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Dispatcher-Assisted Resuscitation Trial (DART)

This study has been completed.
Sponsor:
Information provided by (Responsible Party):
Susan Damon, Public Health - Seattle and King County
ClinicalTrials.gov Identifier:
NCT00219687
First received: September 13, 2005
Last updated: October 28, 2014
Last verified: October 2014

September 13, 2005
October 28, 2014
June 2004
August 2012   (final data collection date for primary outcome measure)
Survival to hospital discharge [ Time Frame: varied ] [ Designated as safety issue: No ]
assessed at hospital discharge
Survival to hospital discharge
Complete list of historical versions of study NCT00219687 on ClinicalTrials.gov Archive Site
Neurological status at hospital discharge [ Time Frame: varied ] [ Designated as safety issue: No ]
assessed at hospital discharge
Neurological status at hospital discharge
Not Provided
Not Provided
 
Dispatcher-Assisted Resuscitation Trial (DART)
Randomized Trial of Dispatcher-Assisted CPR:Chest Compression Alone Versus Chest Compression Plus Ventilation

The purpose of this study is to determine whether dispatcher-assisted CPR instructions with compressions and ventilations versus dispatcher-assisted CPR instructions with compressions only improves survival from out-of-hospital cardiac arrests.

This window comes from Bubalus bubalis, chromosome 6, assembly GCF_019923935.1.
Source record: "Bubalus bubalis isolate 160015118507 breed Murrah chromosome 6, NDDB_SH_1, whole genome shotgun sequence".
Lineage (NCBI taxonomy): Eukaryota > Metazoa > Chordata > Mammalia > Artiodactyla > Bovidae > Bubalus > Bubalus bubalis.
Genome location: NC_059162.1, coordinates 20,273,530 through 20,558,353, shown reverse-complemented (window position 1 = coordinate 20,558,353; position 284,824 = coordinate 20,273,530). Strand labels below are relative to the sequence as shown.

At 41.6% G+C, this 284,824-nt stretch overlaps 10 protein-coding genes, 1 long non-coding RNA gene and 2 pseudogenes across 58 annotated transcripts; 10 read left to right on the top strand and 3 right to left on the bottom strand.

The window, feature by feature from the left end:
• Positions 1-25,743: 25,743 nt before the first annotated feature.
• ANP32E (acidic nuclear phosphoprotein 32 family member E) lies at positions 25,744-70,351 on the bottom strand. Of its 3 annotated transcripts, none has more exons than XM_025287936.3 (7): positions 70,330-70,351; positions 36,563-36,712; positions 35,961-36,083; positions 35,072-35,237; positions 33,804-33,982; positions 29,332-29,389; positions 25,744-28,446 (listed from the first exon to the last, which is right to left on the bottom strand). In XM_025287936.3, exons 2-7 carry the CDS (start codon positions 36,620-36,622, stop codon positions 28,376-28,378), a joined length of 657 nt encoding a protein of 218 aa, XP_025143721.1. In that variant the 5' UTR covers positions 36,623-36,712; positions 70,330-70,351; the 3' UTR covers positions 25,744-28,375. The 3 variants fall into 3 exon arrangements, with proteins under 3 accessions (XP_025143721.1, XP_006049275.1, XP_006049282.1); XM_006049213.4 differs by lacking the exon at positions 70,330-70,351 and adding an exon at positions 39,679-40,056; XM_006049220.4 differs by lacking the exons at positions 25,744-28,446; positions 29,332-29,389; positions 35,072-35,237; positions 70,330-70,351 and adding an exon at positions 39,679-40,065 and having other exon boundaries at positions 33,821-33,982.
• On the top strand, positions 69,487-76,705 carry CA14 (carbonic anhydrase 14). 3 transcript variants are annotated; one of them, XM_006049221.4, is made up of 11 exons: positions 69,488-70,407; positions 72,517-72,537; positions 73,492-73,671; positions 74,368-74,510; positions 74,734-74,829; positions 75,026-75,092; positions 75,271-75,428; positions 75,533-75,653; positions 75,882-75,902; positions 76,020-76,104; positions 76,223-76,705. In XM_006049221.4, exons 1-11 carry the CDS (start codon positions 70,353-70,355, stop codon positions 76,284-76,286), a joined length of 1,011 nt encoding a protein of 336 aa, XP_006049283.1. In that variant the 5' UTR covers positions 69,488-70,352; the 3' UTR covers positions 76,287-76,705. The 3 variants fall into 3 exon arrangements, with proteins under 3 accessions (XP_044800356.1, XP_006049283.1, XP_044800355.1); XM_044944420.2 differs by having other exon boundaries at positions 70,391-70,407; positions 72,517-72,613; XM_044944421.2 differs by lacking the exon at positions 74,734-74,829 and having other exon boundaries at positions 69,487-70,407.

Out-of-hospital cardiac arrest, a condition characterized by a person suddenly collapsing due to heart stoppage, is a leading cause of death in the United States. In out-of-hospital cardiac arrest, survival is dependent upon what the American Heart Association has termed the chain of survival which includes quick activation of the 9-1-1 system, prompt cardiopulmonary resuscitation (CPR), early defibrillation, and qualified advanced life support care (paramedic care). CPR allows for some circulation and delivery of oxygen to vital organs when the heart is no longer beating on its own. However, in some instances, the citizen bystander has not been trained in CPR, presenting a circumstance where the cardiac arrest victim may not receive CPR until the arrival of emergency medical services (EMS) personnel (i.e., paramedics). The delay in CPR adversely affects outcome and dcreases the chance of survival. In response to this need, the EMS Division of Public Health - Seattle and King County developed and instituted telephone CPR instructions that could be provided "on-the-spot" during a cardiac arrest by the emergency medical (9-1-1) dispatcher. The instructions are designed to be given over the phone to persons who have not had previous CPR training so that they can initiate CPR prior to the arrival of EMS personnel and have been termed "dispatcher-assisted" CPR. The dispatcher instructions provided by the dispatch agencies of King County include the standard "full" CPR protocol of ventilations (breathing into the victim's mouth to inflate the lungs) and chest compressions(pumping on the patients chest to help circulate the blood). The ventilations oxygenate the blood while the chest compressions pump the oxygenated blood forward. This EMS program has led to a considerable increase in the proportion of cardiac arrest victims in King County that receive citizen bystander CPR prior to EMS arrival and has been associated with improved survival (appendix 1).